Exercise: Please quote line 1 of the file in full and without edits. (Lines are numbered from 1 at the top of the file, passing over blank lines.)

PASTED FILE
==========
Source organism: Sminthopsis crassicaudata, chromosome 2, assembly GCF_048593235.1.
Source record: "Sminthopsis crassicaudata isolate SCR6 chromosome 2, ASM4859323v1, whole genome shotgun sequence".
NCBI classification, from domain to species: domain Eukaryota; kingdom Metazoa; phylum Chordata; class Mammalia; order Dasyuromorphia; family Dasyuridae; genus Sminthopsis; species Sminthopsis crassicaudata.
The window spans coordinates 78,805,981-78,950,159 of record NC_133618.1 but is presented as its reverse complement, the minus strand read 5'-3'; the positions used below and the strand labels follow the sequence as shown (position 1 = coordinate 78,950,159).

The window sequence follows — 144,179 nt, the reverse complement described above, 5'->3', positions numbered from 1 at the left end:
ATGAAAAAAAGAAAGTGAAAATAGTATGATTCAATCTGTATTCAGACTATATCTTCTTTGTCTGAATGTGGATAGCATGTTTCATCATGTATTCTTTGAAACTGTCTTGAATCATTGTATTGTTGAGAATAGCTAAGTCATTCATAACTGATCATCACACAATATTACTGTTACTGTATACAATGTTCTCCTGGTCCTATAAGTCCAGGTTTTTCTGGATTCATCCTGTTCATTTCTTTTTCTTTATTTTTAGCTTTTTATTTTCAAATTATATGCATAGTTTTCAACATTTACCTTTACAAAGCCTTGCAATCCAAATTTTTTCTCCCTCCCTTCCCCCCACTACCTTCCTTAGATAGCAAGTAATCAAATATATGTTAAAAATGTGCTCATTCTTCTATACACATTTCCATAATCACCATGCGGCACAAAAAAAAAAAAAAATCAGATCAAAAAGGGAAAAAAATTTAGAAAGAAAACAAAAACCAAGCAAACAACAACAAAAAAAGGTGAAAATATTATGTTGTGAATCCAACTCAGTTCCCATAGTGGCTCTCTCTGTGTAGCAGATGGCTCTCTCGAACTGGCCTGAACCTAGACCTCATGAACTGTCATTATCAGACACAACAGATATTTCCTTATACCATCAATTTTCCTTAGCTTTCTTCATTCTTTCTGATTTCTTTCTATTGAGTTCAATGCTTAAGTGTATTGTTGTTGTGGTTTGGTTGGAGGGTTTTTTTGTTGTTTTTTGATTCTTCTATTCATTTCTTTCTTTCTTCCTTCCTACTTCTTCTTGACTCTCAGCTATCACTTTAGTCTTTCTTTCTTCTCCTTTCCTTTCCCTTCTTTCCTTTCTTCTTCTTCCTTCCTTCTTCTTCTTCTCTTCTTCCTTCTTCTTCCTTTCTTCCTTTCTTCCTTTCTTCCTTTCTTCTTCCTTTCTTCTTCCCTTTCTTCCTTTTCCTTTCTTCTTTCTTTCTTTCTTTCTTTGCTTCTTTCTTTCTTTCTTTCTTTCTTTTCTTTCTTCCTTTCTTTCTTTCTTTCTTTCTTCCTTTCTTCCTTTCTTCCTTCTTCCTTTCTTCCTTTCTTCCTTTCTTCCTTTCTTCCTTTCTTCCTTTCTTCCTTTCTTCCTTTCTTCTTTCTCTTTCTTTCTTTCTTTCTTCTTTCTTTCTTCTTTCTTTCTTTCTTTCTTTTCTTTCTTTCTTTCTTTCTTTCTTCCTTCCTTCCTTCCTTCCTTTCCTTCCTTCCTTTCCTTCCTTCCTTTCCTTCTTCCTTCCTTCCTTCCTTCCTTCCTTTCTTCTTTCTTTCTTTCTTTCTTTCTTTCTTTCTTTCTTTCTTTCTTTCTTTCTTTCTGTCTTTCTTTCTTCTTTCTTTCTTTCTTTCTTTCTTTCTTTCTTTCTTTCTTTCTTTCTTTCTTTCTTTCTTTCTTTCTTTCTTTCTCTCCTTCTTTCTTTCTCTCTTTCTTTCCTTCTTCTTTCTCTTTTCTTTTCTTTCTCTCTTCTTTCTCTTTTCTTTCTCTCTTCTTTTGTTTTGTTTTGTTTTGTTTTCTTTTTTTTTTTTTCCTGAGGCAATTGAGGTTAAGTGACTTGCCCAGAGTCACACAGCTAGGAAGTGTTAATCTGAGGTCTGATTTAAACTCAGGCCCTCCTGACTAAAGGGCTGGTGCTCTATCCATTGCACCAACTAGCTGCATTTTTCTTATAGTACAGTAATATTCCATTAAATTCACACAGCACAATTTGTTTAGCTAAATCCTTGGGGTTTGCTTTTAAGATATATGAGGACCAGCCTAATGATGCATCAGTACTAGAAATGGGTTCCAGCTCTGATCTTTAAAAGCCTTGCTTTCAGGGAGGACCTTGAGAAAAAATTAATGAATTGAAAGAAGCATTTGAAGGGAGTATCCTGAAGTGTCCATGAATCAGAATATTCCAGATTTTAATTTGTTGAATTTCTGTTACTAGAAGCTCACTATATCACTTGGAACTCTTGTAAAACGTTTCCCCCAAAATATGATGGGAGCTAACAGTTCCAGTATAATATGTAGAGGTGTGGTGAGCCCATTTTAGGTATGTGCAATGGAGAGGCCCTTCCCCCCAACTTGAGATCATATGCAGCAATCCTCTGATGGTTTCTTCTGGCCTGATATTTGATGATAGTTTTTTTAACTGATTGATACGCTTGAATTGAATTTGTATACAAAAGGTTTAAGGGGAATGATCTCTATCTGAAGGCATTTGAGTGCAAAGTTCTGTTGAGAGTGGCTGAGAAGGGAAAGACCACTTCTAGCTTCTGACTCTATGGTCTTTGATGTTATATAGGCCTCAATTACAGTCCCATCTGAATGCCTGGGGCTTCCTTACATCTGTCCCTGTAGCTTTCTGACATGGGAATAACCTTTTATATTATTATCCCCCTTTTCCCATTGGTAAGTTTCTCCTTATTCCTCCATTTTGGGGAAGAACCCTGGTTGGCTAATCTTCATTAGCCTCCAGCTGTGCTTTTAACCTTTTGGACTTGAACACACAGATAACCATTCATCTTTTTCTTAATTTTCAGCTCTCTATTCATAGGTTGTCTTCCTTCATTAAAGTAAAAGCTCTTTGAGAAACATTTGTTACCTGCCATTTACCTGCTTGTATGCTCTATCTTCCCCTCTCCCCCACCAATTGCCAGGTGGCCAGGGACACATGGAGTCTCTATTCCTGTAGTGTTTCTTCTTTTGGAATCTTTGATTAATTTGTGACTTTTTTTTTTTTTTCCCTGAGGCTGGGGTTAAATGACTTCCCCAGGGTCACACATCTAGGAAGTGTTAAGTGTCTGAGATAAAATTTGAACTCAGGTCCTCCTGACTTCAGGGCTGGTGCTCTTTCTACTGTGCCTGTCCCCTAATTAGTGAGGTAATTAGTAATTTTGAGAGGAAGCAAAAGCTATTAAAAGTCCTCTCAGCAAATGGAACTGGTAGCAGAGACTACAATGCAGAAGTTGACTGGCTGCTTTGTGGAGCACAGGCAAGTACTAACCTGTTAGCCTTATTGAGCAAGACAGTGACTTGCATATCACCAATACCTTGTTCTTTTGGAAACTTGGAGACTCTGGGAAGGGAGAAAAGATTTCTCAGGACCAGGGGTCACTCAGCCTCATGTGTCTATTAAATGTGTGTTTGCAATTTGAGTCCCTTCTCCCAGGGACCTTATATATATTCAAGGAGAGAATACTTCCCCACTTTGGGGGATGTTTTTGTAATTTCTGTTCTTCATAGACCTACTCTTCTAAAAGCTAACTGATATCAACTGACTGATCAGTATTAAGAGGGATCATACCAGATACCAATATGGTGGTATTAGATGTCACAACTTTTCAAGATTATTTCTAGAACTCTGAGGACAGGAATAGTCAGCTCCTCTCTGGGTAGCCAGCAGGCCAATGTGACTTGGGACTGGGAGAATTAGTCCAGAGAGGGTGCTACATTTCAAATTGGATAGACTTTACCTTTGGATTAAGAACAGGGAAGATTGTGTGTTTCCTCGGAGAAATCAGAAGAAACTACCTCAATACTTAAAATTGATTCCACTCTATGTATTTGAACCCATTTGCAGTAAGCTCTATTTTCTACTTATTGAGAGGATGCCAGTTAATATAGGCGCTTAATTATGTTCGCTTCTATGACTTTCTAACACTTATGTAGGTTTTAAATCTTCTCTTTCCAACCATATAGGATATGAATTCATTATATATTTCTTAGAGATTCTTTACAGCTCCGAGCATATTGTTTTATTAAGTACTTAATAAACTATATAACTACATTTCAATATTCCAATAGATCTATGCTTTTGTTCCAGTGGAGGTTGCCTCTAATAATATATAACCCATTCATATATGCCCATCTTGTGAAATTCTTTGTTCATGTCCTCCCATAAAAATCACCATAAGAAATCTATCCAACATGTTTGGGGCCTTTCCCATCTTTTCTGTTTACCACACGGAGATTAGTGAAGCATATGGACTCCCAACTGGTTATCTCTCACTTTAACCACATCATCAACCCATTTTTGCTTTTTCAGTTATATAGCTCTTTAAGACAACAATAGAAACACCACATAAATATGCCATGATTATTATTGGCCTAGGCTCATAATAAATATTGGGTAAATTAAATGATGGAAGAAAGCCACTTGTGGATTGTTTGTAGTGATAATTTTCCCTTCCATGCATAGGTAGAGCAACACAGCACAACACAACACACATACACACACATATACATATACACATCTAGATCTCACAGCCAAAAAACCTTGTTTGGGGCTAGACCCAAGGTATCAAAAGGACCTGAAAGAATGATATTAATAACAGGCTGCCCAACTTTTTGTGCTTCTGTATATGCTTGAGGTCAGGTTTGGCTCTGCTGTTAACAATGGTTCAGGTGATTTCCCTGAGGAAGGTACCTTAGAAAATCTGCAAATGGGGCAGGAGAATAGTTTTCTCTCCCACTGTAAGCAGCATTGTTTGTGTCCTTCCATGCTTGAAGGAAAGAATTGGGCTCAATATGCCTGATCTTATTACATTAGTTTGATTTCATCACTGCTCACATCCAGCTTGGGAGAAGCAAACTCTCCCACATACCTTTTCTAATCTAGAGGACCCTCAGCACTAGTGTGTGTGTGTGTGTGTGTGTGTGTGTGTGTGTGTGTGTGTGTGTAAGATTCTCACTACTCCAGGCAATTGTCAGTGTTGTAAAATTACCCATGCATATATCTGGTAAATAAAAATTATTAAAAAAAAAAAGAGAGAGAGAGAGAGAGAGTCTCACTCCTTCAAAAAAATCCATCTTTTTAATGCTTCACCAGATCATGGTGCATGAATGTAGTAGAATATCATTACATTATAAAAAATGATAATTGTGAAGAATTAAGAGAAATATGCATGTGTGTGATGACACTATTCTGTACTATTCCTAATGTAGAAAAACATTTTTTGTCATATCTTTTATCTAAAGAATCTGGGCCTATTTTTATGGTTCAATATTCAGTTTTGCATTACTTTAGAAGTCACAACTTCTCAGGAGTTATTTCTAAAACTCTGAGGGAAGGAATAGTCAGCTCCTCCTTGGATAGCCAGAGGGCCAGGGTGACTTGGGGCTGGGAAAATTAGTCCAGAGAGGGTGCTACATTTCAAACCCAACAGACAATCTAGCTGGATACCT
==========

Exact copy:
Source organism: Sminthopsis crassicaudata, chromosome 2, assembly GCF_048593235.1.